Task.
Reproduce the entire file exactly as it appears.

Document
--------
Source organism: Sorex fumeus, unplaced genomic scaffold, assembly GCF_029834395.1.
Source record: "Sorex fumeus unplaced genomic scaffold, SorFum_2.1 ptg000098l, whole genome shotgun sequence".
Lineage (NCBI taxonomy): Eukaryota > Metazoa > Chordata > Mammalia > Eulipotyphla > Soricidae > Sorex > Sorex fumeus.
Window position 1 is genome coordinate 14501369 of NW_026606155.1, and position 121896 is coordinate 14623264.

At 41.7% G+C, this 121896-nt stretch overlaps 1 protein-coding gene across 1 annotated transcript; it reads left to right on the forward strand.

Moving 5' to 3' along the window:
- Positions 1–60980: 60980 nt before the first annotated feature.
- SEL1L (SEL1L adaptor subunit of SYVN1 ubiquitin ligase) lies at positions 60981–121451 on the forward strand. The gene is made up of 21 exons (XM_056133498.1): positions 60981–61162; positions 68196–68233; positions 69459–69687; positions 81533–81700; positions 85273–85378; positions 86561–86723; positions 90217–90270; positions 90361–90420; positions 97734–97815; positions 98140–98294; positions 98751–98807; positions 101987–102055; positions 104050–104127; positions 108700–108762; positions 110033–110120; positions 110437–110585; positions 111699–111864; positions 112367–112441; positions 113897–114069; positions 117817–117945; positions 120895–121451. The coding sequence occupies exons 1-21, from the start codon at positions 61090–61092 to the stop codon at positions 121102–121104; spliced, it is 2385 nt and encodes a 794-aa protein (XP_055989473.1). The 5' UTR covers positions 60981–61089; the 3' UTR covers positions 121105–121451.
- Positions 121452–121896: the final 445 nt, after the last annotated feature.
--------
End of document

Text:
Source organism: Sorex fumeus, unplaced genomic scaffold, assembly GCF_029834395.1.
Source record: "Sorex fumeus unplaced genomic scaffold, SorFum_2.1 ptg000098l, whole genome shotgun sequence".
Lineage (NCBI taxonomy): Eukaryota > Metazoa > Chordata > Mammalia > Eulipotyphla > Soricidae > Sorex > Sorex fumeus.
Window position 1 is genome coordinate 14501369 of NW_026606155.1, and position 121896 is coordinate 14623264.

At 41.7% G+C, this 121896-nt stretch overlaps 1 protein-coding gene across 1 annotated transcript; it reads left to right on the forward strand.

Moving 5' to 3' along the window:
- Positions 1–60980: 60980 nt before the first annotated feature.
- SEL1L (SEL1L adaptor subunit of SYVN1 ubiquitin ligase) lies at positions 60981–121451 on the forward strand. The gene is made up of 21 exons (XM_056133498.1): positions 60981–61162; positions 68196–68233; positions 69459–69687; positions 81533–81700; positions 85273–85378; positions 86561–86723; positions 90217–90270; positions 90361–90420; positions 97734–97815; positions 98140–98294; positions 98751–98807; positions 101987–102055; positions 104050–104127; positions 108700–108762; positions 110033–110120; positions 110437–110585; positions 111699–111864; positions 112367–112441; positions 113897–114069; positions 117817–117945; positions 120895–121451. The coding sequence occupies exons 1-21, from the start codon at positions 61090–61092 to the stop codon at positions 121102–121104; spliced, it is 2385 nt and encodes a 794-aa protein (XP_055989473.1). The 5' UTR covers positions 60981–61089; the 3' UTR covers positions 121105–121451.
- Positions 121452–121896: the final 445 nt, after the last annotated feature.